In Popcorn Sutton's book, "Me and My Likker" he makes reference several times to a basic moonshine recipe with a few different variations that he used when he was "puttin up a barrel of beer". On the whole, and it first glance, It appeared to be a pretty basic southeastern recipe so I thought I'd give it a whirl and see what's what. These old recipes are based on "barrel" size (50-55 gals). So, I'll give the recipe in a way that you can subdivide it out for other volumes. The basic recipe is as follows:
25lb coarse ground white corn meal — 1/2 volume of your barrel/container
50 lbs of sugar — 1lb sugar per gallon of water of total volume
1 gallon of malt — can be corn, barley, rye or combination. A gallon container of corn is about 6.5lbs. Might be different for barley or rye. I use a gal ziplock freezer bag full.
(variation on this recipe includes the addition of a couple gallons of wheat bran to cap it off) I didn't mention the water amount because it's basically measured by how full the barrel is. It's slightly short of 50 gals because you have to leave enough room in the top so the 50lbs of sugar won't over fill it. But, if you are making "less" than 50 gals of mash, you can just use the full volume of water cause you will have room. The impact of this on the recipe is negligible.
Boil the water and pour it over the cornmeal to cook it in really good. When it cools enough that you can hold your hand in it (about 140-150f) stir in your sugar and malt and stir it up really good. Leave it for a day..then check it to see if its working. It should have capped up and be sizzling/frying on the top. Then you stir it in one last time and leave it to work off.
Here's a few notes from my own experiments with it....I first started making thin mashes based on the same basic corn/sugar/malt amounts. But, I did it a little different. I poured only part of the water over the corn to heat/cook it into a thick batter. Then thinned it good. And put the malt (barley in this case) in when the temp got to 150 to mash it in. I let that sit/mash for a while to get some conversion. Then, I put in the sugar and filled it up with cool water. I checked that the next day, and it did not start working. I left it for another day..and then used WD distillers yeast with AG on it to get it going. My thinking was that the malt would do a better job converting this way. And it worked fine (conversion). But it didn't cap up afterward which I just attributed to being indoors, etc.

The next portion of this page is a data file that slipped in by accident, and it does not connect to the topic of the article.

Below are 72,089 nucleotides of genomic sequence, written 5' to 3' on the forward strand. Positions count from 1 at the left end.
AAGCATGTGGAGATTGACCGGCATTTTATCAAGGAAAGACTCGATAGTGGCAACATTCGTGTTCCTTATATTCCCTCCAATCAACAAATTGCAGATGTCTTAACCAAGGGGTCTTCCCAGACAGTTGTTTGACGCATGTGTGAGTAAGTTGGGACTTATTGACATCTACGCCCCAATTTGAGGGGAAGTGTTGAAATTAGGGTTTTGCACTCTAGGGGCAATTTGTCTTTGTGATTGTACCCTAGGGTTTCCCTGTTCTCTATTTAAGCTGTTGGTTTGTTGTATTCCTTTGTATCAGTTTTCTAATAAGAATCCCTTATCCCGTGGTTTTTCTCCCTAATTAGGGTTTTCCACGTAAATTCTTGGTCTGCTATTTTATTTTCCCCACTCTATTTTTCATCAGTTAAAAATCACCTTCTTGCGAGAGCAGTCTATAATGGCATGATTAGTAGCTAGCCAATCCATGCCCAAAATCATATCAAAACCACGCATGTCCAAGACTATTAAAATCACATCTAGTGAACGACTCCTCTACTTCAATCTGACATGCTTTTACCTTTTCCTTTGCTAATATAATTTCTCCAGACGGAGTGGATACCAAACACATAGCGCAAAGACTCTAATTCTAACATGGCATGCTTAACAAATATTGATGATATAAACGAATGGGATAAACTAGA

In his book...Popcorn says that many people use the "shortcut" of adding yeast...instead of making "malt" — implying here the malt he uses is stuff he malts or makes himself. He says the malt (any kind or combination of corn, barley, rye) is what makes it work — so he's using it here in place of "yeast". So, I made some corn malt (and some of you know that was a LONG process for me). It wasn't perfect...but it was my best attempt yet. Dried it up good, filled a gallon ziplock bag, and ground it up fine.
In giving popcorns recipe a whirl, I had to adjust a couple of things. First I had to adjust the recipe amounts...for 20 gals recipe (cause my barrel is only 30 gals) — easy enough. And then, because my largest pot only holds 7 gals, I boiled 7 gals of water, and poured it over the corn in the barrel and stirred it in good and let that cook in while the next 7 gals was heating up. etc. The last few 6 gals I used cool water and thrashed it all together good with my mash paddle. By the time I got the sugar in and melted good, the temp was down to 135 or so (I was alittle low here) ...so I quickly tossed in the ground malted corn, and gave everything a good stir. Covered it. I checked it this morning...and I'll be damn. A nice cap sitting on top just frying away. Still have my yeast packets sitting to the side. Didn't need them at this point.
The smell is very different than the thin mash I made with barley malt and using WD yeast. It smells kind of sharp, but more like toasted or roasted corn. The recipe will break down just fine for any volume amount....but for the malt, since it's being used as it is....I'd use 1 gal for anything between 20-50 gals. That's particularly so if you are like me and your malt doesn't really sprig as evenly as it should. I don't think you have/need to sub-divide the gallon of malt...unless you are only doing 5-10 gals. Then I'd use 1/2 gallon or so of malt. That's it for now. Have to wait and see how it turns out in the end. But, what I can say is...I've tried several times to get a mash to start working without using yeast and this is the first time I've ever gotten it to work. And it worked just like he said it would. Give it a try!